The title of The Queers' 1990 debut-Grow Up-was obviously facetious. Any album with songs called "Boobarella" and "Burger King Queen" can hardly be considered the work of a mature band. The album was also recorded in an impressively immature fashion. It took three years of sporadic recording sessions, logged whenever the members could scrounge up enough cash and remain relatively sober long enough to commit the material to tape.
The album was then released on the English imprint Shakin' Street, but the label folded after pressing only a handful of copies. Grow Up then wallowed in obscurity before being picked up in 1993 by Bay Area punk label Lookout! Records.
But as MTV's playlist proves, growing up isn't always a good thing when it comes to rock 'n' roll. And though it's impossible to describe The Queers without using words like "silly," "juvenile" and "offensive," such terms aren't necessarily derisive. The band's Ramones-meets-Beach Boys style helped define Lookout's sound during the label's heyday, and their albums have been entertaining, even if they haven't really evolved.
Twenty-five years into his career, frontman Joe Queer (né King) remains the perpetual adolescent, a poster boy for a generation of man-children who get weepy when they listen to old Green Day albums.
For example, King seems deathly afraid of real commitment. He is the only constant in The Queers' revolving lineup. Members come and go and come back again, and the band's history resembles a high-school romance, full of bad breakups and happy reunions. At one point, King was backed by two San Diegans-John Cougar Concentration Camp alumni Chris Fields and Dave Swain. Now, on the eve of a U.S. tour with Australian legends the Hard-Ons and Toys That Kill, he's ditched his rhythm section.
"I had to put Phillip [Hill, bassist] and those guys on probation for drinking too much on the road," he says. "You just can't run around the country acting like a fuckin' 11-year -old. You just can't do it.
"See, I don't drink anymore so I don't need to be surrounded by guys getting fucked up all the time. You just can't do this shit like that-you'll burn out."
Salsaman Dave and Ben Vermin-formerly of Cleveland band Vermin-will fill in until King and the most recently departed members kiss and make up. Fields will join the band at their San Diego gig, an experience akin to one last roll in the sack with a long-gone lover.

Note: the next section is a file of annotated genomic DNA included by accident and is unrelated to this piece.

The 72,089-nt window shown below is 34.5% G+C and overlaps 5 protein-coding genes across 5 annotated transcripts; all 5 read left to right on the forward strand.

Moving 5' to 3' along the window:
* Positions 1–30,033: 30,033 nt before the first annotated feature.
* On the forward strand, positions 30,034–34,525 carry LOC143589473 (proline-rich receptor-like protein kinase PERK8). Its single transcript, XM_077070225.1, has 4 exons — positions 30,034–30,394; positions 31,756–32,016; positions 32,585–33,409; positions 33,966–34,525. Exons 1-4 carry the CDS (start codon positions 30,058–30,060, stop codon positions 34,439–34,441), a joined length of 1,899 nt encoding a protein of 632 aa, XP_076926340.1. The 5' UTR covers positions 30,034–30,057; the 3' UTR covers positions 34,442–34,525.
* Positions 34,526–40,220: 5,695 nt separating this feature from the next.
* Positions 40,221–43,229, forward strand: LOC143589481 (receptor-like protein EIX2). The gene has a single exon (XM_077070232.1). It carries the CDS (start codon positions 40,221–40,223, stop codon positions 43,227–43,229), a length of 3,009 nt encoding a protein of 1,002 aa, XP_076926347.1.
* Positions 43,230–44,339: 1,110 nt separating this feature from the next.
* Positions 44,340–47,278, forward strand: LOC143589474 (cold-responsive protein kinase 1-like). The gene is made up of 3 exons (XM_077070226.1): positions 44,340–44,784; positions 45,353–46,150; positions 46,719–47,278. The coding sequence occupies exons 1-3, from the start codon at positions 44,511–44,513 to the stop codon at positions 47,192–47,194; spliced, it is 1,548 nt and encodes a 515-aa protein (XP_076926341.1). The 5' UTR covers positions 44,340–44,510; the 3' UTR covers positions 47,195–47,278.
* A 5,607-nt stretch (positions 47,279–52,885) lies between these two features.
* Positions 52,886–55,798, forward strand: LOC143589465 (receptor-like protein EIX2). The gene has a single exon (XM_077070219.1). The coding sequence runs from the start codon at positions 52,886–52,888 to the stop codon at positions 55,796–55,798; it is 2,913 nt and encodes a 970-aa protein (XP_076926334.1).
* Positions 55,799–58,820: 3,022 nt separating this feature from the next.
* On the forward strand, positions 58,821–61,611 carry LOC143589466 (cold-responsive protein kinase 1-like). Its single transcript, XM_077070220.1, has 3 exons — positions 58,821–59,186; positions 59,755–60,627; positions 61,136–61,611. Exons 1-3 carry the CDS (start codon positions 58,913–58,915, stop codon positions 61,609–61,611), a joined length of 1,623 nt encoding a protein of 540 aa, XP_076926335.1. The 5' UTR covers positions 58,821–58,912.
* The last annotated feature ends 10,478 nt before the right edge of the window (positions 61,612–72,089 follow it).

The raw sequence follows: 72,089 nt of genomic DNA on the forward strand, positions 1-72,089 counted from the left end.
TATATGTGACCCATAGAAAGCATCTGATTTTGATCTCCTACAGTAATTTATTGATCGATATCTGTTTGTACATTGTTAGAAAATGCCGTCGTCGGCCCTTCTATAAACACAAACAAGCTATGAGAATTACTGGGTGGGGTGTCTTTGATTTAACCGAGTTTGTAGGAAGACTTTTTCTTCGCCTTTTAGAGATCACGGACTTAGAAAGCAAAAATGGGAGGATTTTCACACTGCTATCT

Even the most severely developmentally arrested feel old some days, and King is no different. "Honestly, I think I have a few years left in me doing this shit," he says. "I mean, I'll still play and everything, but the touring.... I'm sick of all this punk-rock business bullshit. Me, you, and my mom in a grass skirt could be a band, and as long as we were on [Epitaph subsidiary] Hellcat Records, it would sell."
Like many veterans of Lookout's golden years, King hangs on to the belief that his band mostly appeals to younger fans. Thus, they play as many all-ages shows as possible. It's arguably a poor strategy, considering most long-time Queers fans no longer have to sneak into the parking lot for sips of beer. It's also what's kept the band out of San Diego for several years.
"We used to play the Che Café and we played that place by the beach ['Canes], but the bouncers were total assholes and shit. I dunno why-once Soma closed down, it seemed like there was just no place to play, really." Soma has since reopened, but for their upcoming San Diego date, The Queers will play at The Casbah, a 21-and-up venue.
The Queers are the latest old Lookout band to break ties with the label, following in the footsteps of Avail, Screeching Weasel, The Riverdales and-most famously-Green Day, whose departure nearly sank the long-struggling indie. With the exception of 2002's Pleasant Screams, The Queers' Lookout catalogue is in the process of being re-released on Asian Man Records. King is putting out their latest-a live album called Weekend at Bernie's-on his own Doheny Records.
In the future, King foresees more of what he's been doing since 1982-keeping The Queers going and forming the occasional side project in order to attain something approximating happiness.
"I just want to get back to playing for fun," he says. "Like this project we might have going is going to be me, [ex-Queer] B-Face, Ben Weasel [of Screeching Weasel] and Marky Ramone-it'll be fun, you know? I'm sick of all this business. Back in the day, with Black Flag and shit, they fucking lived it. Darby Crash and The Germs and all that stuff-that wasn't an act; that was their life. Now everybody's acting, and it's just a goddamn fashion show."
The Queers play with the Hard-Ons, Toys That Kill and The Glossines at The Casbah on Sept. 22. Doors open at 8:30 p.m. $10-$12. 619-232-HELL.